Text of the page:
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184. What is modelMatrix?

November 26, 2014

If you ever work in 3D, you need to understand the mysterious modelMatrix.

That’s what this post is about. It’s actually not very hard to understand.

What is modelMatrix?

modelMatrix is a 4×4 matrix that holds all the translations, scaling and rotations you make when you draw.

What makes it amazing is that when you multiply this matrix by any position vector, it will translate, scale and rotate it to exactly the right place. So it doesn’t just store translations and rotations, but it does it in a very useful way!

Let me show you how it works. There will not be any difficult math.

This is how modelMatrix looks before you translate or rotate anything. To see it, print(modelMatrix())  – don’t forget to put the brackets after modelMatrix!

(1    0    0    0)
(0    1    0    0)
(0    0    1    0)
(0    0    0    1)

Let’s see what happens when we multiply it by a 3D position vector, say x=1, y=2, z=3, and our vector is vec4(1,2,3,1). Note that a position vector uses a vec4, and the last number is always 1. You’ll see why, soon.

(1    0    0    0)    x   (1   2   3    1)
(0    1    0    0)
(0    0    1    0)
(0    0    0    1)

You put the vector on the right, and now we apply the first column of the matrix to the vector to get the new value of that item = 1×1 + 0x2 +  0x3 + 0x1 = 1, ie unchanged.

We apply the second column of the matrix to the second item in the vector = 0x1 + 1×2 +  0x3 + 0x1 = 2, ie unchanged.

If you do this for all four items in the vector, you will get (1  2  3  1), ie unchanged. This is as it should be, because we haven’t translated or rotated yet.


Let’s translate to x=10, y=15, z = 20, with the command translate(10,15,20)

modelMatrix now looks like this

(1    0    0    0)
(0    1    0    0)
(0    0    1    0)
(10   15   20    1)

Now, if we multiply this matrix by our vector (1  2   3  1), we get (11  17  23  1), ie our vector has been translated correctly by (10  15  20).

The reason is very simple. The translations for x, y and z are put at the bottom left of the matrix as you can see above, and they are multiplied by the fourth item in our position vector, which I told you is always 1. So what that fourth item does is to simply add in whatever translation figure is given in the bottom row of the matrix. And that’s why that fourth item is there.

If this isn’t clear, look at what happens when we multiply the first column of the matrix by the vector, to get the new x value for the vector = 1×1 + 0x2 + 0x3 + 10×1 = 11

So you can always tell what the current translation values are by looking at the bottom left of the modelMatrix!


Suppose our modelMatrix looks like this below, with two values swapped around and we multiply by the same vector as before, what do we get?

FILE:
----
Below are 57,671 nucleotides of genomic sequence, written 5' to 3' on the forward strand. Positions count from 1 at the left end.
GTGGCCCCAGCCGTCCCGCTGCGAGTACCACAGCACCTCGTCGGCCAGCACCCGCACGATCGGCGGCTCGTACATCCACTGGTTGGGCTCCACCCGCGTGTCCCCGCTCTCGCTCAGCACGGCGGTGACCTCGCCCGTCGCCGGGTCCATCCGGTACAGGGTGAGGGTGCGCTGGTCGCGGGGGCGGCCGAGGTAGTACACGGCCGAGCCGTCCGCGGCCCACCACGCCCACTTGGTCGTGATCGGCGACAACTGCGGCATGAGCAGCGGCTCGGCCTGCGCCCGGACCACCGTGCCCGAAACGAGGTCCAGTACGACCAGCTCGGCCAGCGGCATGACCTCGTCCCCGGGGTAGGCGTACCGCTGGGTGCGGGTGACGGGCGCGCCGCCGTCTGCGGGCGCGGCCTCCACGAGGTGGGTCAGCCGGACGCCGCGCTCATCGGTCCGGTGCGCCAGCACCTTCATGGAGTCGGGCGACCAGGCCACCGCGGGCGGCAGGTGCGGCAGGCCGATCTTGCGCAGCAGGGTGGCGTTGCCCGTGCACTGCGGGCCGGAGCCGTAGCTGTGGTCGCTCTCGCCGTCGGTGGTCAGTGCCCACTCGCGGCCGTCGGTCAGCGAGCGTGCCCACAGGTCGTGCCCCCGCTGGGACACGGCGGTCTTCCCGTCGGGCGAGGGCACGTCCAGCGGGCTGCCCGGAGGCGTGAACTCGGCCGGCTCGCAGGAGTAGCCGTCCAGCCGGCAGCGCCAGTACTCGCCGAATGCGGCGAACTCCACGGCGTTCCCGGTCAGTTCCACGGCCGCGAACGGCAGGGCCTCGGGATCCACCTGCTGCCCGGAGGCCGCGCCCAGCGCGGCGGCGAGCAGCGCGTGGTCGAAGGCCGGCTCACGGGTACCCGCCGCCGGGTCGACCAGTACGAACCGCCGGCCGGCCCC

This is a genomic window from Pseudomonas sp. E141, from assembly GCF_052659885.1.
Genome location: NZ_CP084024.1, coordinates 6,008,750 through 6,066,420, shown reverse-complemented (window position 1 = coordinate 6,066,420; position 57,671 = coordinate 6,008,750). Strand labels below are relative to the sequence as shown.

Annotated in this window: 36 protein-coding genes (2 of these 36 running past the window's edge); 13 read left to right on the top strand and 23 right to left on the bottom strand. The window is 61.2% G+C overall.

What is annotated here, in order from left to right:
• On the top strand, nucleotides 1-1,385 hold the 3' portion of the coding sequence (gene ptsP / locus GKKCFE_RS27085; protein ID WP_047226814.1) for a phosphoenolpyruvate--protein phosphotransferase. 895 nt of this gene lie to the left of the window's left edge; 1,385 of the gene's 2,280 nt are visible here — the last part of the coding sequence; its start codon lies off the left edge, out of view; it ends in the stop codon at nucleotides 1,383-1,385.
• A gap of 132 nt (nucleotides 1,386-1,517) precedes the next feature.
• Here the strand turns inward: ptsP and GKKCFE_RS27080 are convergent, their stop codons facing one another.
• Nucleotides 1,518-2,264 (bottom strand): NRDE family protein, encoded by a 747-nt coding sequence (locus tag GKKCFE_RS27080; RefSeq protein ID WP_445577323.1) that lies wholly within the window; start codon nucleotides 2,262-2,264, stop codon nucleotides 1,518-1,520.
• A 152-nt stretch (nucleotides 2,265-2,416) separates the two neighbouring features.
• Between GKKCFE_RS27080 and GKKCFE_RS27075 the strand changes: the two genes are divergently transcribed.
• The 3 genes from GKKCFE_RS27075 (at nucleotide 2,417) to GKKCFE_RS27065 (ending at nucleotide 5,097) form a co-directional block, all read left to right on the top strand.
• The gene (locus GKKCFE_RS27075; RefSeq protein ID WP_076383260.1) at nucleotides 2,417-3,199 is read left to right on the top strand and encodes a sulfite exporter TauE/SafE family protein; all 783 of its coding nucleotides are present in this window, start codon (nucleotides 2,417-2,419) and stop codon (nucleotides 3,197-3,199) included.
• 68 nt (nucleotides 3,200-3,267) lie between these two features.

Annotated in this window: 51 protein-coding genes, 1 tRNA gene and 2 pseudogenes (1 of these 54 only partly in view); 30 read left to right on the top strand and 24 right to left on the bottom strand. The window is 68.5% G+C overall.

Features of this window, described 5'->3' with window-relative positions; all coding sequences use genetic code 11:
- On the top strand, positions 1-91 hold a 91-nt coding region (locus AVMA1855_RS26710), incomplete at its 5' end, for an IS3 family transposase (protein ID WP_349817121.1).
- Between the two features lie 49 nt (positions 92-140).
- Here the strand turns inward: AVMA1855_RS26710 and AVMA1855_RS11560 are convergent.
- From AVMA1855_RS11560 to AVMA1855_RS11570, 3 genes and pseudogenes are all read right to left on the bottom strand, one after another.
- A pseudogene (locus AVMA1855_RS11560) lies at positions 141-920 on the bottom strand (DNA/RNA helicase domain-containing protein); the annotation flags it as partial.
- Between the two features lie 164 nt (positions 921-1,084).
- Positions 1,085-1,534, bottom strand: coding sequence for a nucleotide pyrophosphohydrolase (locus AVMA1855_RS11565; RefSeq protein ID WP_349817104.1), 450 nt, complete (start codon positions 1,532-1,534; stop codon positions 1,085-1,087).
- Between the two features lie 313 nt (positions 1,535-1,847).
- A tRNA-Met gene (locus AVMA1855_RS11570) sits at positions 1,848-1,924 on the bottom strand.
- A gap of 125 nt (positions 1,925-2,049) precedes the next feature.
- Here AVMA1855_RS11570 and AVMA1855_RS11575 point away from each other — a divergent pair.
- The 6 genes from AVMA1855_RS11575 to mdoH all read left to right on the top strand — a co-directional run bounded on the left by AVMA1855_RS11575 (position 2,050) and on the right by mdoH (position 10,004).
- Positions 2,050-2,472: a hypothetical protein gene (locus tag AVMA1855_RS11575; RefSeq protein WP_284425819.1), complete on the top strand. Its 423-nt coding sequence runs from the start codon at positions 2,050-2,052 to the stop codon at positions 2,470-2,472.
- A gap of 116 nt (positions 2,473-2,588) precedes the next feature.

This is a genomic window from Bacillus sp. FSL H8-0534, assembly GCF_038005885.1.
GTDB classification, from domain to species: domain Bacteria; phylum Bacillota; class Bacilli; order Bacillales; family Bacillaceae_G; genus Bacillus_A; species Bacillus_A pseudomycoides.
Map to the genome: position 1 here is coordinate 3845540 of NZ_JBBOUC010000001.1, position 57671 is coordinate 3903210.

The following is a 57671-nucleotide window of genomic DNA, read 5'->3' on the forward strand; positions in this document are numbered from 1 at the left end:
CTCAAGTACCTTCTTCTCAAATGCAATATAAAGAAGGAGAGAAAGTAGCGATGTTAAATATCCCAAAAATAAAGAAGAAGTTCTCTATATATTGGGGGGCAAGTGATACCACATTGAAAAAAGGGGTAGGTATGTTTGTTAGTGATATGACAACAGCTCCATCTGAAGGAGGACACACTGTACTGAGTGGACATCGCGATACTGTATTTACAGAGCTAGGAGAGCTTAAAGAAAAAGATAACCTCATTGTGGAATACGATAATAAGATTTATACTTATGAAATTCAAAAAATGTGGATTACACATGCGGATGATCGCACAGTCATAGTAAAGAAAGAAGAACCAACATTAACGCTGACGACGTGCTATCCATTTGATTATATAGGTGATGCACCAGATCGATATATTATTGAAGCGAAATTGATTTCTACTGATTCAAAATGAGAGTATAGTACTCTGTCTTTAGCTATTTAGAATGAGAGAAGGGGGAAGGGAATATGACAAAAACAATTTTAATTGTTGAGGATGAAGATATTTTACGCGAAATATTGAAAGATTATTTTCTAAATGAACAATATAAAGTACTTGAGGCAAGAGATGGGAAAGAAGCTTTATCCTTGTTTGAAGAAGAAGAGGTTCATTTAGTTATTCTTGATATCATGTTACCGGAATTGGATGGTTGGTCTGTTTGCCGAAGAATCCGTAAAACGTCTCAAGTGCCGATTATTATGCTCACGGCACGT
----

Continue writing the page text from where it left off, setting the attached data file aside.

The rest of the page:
(1    0    0    0)    x   (1   2   3    1)
(0    0   -1    0)
(0    1    0    0)
(0    0    0    1)

The four new vector values are

1x1 + 0x2 + 0x3 + 0x1 = 1
0x1 + 0x2 + 1x3 + 0x1 = 3
0x1 + -1x2 + 0x3 + 0x1 =-2
0x1 + 0x2 + 0x3 + 1x1 = 1

So we get ( 1  3  -2  1). What does this mean?

We have just rotated 90 degrees on the x axis. If you stood in front of me and I pushed you, so you fell onto your back, that’s the way we have just rotated. Let’s check the results.

If we rotate forwards, it doesn’t affect the x value, because we haven’t moved left or right. So that should still be 1.

The y value was 2, pointing straight up in the air. After we rotate forward, it is lying on its back, pointing forwards into negative z (remember, in 3D, z is negative in front of us). So the y value is now at -2 on the z axis.

The z value was 3, pointing forward towards us. When we rotate, the z value will be pointing upwards, at 3 on what was the y axis.

So we expect the new vector to be ( 1  3  -2  1), which it is.

This simple example shows how the top left 3×3 part of the matrix can be used to do rotations. For any rotation, there is a 3×3 set of numbers which will correctly rotate any vector. I won’t bore you with the formulae that are used to calculate the matrix values.

So the top left 3×3 part of the matrix handles rotations, and the bottom row holds the translations.

It’s really very clever.


If you use the scale command to change the size of what you are drawing, OpenGL multiplies the rotation part of modelMatrix by the scale value, so if that value is 3, then the top left 3×3 cells are multiplied by 3. This will make any vector 3 times larger, which is what you want.

How OpenGL uses modelMatrix

Each frame, OpenGL starts off with the default modelMatrix, and as you translate, scale and rotate, it adjusts modelMatrix. When you draw, it applies modelMatrix to each position vector (in the case of images, these are the corner positions), and if you are drawing a mesh, then each vertex will be adjusted.

When you use pushMatrix() to store current settings, Codea stores a copy of the current modelMatrix, and when you use popMatrix, Codea puts that copy back into modelMatrix.

Very simple, very clever.


From → 3D, Graphics

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